And like all disruptive innovations, the incumbent providers and arrangers of entertainment, recreation, communication and other forms of social interaction won’t know what hit them until it’s too late.
I believe every aspect of the burgeoning Gift Economy has the opportunity to be a similar disruptive innovation. We have already seen this in open source and file-sharing. Software vendors disrupted by open source technologies have responded by refocusing on large corporate accounts (their ‘high end’) where they can offer customization and services that open source cannot — a classic response to LEDI. They will survive as long as those high end accounts continue to thrive — even fat cat companies can only say ‘no’ to ‘free’ for so long. Record, movie, and now book vendors (Amazon and the publishing industry are balking at Google Print, which provides free full text of books in print) have tried to sue customers who use technology to make personal-use copies of their content — a foolish and fruitless approach. These industries need to follow the lead of the software vendors and respond to the file-sharing LEDI by offering something that file-sharing cannot — like concert tickets, personalized content, and personal interviews with the performers. As consultants have learned, you give away your recorded content free, as calling card and publicity for a personal, personalized appearance, something that cannot be copied.
But most industries disrupted by Gift Economy LEDI and NMDI will probably have to learn the hard way. They will have to learn that:
Last word to Jeff Jarvis (thanks to Dave Davison for this timely link) who wrote yesterday:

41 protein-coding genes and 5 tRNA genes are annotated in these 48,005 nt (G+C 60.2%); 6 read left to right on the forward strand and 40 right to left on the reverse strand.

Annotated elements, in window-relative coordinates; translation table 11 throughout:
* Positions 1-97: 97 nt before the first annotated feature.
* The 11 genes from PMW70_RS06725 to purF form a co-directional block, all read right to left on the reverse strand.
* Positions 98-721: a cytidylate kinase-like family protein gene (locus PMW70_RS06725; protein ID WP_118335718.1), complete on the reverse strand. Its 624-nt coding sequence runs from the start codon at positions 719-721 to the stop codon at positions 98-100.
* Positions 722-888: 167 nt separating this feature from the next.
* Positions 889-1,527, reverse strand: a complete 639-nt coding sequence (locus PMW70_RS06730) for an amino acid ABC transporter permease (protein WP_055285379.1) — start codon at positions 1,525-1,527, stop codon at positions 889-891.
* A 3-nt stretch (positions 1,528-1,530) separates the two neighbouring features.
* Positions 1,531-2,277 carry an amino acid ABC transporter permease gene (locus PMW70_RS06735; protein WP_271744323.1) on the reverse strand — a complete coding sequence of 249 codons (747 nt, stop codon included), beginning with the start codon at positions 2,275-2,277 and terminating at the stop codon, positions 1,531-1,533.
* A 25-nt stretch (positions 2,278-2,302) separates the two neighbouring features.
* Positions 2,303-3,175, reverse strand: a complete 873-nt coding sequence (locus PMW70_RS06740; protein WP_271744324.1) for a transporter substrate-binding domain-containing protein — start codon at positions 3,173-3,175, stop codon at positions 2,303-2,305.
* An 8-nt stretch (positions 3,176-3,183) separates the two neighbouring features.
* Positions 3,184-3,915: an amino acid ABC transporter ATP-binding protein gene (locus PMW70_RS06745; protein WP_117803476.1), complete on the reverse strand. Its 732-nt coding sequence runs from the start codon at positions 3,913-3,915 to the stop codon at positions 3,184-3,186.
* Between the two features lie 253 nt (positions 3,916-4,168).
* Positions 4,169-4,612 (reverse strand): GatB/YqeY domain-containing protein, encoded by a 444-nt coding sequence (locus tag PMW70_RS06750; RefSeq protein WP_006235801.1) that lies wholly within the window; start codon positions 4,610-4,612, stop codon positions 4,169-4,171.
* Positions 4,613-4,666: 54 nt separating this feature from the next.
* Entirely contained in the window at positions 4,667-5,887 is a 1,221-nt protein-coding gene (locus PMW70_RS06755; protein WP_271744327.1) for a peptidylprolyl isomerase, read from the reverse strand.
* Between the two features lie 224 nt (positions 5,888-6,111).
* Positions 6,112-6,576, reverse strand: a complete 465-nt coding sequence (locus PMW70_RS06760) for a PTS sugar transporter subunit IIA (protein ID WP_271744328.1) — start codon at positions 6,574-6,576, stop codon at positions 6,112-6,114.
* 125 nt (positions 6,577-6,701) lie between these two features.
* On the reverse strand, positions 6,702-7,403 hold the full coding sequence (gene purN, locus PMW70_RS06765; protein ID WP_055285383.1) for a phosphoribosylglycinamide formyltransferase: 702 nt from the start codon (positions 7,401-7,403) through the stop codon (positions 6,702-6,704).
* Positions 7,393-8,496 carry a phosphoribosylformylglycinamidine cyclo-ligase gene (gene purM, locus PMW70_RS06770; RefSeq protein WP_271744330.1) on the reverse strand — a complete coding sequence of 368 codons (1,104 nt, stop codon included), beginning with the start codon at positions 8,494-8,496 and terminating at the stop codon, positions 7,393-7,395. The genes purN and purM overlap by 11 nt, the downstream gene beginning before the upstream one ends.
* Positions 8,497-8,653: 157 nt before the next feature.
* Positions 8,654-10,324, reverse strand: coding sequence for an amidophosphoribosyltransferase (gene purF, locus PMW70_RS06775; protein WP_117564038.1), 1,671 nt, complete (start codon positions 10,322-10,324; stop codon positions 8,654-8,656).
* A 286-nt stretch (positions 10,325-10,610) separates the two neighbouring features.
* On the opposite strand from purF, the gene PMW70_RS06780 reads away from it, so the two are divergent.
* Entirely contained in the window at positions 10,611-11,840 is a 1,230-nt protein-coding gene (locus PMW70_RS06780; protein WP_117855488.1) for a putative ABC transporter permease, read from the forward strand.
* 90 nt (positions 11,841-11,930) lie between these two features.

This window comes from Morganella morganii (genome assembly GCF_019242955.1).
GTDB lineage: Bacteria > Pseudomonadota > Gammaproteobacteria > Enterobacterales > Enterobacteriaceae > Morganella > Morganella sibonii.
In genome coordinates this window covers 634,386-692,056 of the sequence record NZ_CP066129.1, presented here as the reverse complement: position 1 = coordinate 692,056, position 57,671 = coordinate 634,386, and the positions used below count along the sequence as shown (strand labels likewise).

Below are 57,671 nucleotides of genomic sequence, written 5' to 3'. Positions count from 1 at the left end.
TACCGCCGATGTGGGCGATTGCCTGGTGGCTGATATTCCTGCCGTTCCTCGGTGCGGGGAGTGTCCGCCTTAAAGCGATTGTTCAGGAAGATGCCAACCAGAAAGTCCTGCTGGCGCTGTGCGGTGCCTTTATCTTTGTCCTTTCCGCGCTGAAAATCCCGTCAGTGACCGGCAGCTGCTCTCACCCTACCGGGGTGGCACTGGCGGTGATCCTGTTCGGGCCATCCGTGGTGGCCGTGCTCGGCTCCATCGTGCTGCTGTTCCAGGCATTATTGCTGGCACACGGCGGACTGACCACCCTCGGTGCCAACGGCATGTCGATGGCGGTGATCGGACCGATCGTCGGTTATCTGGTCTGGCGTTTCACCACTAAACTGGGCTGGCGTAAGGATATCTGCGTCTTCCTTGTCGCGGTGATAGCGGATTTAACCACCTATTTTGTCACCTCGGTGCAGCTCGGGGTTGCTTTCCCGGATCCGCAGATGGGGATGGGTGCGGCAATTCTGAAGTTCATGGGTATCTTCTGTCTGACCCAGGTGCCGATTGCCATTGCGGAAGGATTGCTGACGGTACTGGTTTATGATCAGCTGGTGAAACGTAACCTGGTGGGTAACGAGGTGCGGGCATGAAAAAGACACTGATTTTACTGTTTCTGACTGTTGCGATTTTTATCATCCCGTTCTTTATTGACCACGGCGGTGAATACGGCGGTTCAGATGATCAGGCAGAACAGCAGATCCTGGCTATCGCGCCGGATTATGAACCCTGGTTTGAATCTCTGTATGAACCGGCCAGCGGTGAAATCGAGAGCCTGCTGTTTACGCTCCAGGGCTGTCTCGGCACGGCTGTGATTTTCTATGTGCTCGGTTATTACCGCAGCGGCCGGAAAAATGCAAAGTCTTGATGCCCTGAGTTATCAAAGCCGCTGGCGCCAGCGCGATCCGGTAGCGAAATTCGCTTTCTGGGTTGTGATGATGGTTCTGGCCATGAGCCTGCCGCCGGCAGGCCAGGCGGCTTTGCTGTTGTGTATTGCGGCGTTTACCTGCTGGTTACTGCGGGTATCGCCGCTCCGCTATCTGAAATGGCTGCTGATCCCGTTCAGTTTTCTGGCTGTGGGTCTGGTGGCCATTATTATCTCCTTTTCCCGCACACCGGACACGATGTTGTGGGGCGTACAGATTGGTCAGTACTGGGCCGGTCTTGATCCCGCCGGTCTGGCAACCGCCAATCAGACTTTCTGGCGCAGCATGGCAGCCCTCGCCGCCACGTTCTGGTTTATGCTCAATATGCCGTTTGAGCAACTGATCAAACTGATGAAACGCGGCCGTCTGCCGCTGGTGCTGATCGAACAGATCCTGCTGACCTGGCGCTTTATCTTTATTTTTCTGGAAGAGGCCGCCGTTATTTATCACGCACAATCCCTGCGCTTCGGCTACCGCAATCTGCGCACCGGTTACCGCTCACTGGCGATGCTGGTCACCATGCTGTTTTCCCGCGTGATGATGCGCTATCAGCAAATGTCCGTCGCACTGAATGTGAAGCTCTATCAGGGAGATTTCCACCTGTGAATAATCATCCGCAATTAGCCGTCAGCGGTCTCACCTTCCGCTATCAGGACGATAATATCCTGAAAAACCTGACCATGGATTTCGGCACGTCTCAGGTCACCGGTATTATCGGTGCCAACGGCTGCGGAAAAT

Distribution is not king. Content is not king. Conversation is the kingdom. In our media 2.0, web 2.0, post-media, post-scarcity, small-is-the-new-big, open-source, Gift Economy world of the empowered and connected individual, the value is no longer in maintaining an exclusive hold on things. The value is no longer in owning content or distribution.The value is in relationships. The value is in trust.
But in this new age, you donít want to own the content or the pipe that delivers it. You want to participate in what people want to do on their own. You donít want to extract value. You want to add value. You donít want to build walls or fences or gardens to keep people from doing what they want to do without you. You want to enable them to do it. You want to join in.
In this model, newspapers have a problem: They want to control information and the means of sharing rather than enabling that sharing. Book publishers are inefficient as hell: They have to guess what the audience wants rather than helping questioners find answerers. Entertainment producers are doomed to support extravagant costs: They have raised the bar to success beyond their own reach. Cable companies and broadcasters are lost: They have no idea how to serve people, only masses. Marketers and their agencies are befuddled: They have evolved into beasts without ears. And ó hereís my favorite ó AOL has it utterly, completely, spectacularly wrong: It wanted to control content and distribution and controlled nothing at all.